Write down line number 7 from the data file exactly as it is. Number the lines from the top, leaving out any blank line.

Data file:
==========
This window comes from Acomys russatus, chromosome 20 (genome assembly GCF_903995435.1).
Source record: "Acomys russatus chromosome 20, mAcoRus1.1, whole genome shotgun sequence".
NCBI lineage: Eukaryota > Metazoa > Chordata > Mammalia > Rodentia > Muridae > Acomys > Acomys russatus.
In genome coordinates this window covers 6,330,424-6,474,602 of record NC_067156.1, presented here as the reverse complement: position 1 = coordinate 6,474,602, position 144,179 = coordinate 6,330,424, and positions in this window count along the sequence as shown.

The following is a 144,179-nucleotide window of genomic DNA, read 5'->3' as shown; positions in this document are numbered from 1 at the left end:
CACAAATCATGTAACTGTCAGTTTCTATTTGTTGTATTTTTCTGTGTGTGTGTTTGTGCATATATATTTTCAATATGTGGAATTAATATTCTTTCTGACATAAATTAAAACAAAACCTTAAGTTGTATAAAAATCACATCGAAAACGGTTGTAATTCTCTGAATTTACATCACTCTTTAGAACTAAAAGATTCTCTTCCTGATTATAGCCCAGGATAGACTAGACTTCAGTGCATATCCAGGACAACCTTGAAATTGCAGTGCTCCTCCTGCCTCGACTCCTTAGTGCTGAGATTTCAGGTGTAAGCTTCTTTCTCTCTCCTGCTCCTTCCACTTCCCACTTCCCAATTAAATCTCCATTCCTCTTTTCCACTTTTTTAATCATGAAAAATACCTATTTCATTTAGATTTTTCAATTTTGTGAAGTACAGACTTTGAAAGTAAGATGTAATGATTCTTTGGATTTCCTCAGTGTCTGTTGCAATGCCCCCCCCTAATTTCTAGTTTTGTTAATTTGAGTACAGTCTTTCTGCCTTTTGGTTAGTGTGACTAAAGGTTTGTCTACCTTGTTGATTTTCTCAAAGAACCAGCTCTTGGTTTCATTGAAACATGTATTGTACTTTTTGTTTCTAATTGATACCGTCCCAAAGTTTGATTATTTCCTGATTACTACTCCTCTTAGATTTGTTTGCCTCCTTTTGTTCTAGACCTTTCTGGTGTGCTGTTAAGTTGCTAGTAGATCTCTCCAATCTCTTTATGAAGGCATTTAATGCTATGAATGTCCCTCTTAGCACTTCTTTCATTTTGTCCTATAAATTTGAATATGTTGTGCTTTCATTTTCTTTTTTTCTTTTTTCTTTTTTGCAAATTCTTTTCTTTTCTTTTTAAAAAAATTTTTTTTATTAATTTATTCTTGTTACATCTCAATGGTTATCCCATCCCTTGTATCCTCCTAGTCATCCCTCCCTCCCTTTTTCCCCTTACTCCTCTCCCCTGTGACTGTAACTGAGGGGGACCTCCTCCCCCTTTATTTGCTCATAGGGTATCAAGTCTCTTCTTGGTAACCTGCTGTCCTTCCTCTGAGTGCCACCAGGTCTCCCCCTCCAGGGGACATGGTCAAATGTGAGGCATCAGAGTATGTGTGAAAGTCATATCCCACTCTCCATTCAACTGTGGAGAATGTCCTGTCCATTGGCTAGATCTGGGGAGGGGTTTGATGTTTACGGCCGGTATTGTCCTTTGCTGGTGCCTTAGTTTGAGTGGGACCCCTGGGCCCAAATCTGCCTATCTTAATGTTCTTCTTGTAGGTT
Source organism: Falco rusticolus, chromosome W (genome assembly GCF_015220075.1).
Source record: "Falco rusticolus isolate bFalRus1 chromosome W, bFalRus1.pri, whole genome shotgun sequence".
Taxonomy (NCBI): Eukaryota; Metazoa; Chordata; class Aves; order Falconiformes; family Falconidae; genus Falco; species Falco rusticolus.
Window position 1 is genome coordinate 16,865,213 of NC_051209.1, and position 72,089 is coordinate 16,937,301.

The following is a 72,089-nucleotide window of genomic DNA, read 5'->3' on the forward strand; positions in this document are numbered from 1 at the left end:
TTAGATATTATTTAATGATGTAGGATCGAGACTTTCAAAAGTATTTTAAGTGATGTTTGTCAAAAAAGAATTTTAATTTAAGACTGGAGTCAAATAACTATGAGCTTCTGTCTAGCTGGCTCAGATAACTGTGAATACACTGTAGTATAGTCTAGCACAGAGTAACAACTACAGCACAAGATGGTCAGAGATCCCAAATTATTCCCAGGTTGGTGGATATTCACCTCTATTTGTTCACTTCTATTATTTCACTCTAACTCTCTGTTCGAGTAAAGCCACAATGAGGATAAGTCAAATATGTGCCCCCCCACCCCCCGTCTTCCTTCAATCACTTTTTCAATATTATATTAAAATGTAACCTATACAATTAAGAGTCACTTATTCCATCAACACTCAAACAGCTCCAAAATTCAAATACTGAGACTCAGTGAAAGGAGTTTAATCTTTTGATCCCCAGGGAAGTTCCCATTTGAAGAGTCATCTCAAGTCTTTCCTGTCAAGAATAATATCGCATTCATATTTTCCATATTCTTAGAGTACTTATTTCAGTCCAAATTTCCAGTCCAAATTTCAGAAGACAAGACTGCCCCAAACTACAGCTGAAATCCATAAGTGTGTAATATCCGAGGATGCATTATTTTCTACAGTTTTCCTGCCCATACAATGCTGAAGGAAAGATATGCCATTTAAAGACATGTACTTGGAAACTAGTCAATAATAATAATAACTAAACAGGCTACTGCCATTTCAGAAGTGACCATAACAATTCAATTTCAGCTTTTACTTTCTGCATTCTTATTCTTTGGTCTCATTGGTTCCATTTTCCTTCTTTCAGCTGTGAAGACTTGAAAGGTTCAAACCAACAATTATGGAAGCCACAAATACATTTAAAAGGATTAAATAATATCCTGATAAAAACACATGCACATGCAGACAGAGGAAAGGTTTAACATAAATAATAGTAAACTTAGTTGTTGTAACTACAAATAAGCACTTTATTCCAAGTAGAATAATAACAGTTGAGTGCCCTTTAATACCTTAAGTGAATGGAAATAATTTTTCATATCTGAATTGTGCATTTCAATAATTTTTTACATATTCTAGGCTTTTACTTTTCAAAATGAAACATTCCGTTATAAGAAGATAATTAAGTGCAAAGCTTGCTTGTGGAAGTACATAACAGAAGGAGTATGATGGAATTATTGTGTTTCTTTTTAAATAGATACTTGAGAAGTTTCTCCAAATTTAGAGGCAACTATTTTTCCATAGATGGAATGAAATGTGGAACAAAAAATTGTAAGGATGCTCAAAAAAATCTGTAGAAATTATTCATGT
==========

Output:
Source organism: Falco rusticolus, chromosome W (genome assembly GCF_015220075.1).